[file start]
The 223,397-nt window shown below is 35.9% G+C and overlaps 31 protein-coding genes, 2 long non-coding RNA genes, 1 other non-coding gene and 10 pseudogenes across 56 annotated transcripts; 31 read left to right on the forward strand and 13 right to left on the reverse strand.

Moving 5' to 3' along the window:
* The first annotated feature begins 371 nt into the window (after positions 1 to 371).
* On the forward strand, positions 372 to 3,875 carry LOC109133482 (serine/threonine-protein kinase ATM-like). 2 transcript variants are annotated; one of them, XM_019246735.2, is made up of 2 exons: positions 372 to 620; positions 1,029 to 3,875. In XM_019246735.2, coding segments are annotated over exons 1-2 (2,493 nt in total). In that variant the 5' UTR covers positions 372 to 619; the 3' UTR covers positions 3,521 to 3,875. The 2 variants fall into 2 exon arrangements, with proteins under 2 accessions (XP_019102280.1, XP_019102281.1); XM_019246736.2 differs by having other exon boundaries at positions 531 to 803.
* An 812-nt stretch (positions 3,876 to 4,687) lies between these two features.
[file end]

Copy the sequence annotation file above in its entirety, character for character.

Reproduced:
The 223,397-nt window shown below is 35.9% G+C and overlaps 31 protein-coding genes, 2 long non-coding RNA genes, 1 other non-coding gene and 10 pseudogenes across 56 annotated transcripts; 31 read left to right on the forward strand and 13 right to left on the reverse strand.

Moving 5' to 3' along the window:
* The first annotated feature begins 371 nt into the window (after positions 1 to 371).
* On the forward strand, positions 372 to 3,875 carry LOC109133482 (serine/threonine-protein kinase ATM-like). 2 transcript variants are annotated; one of them, XM_019246735.2, is made up of 2 exons: positions 372 to 620; positions 1,029 to 3,875. In XM_019246735.2, coding segments are annotated over exons 1-2 (2,493 nt in total). In that variant the 5' UTR covers positions 372 to 619; the 3' UTR covers positions 3,521 to 3,875. The 2 variants fall into 2 exon arrangements, with proteins under 2 accessions (XP_019102280.1, XP_019102281.1); XM_019246736.2 differs by having other exon boundaries at positions 531 to 803.
* An 812-nt stretch (positions 3,876 to 4,687) lies between these two features.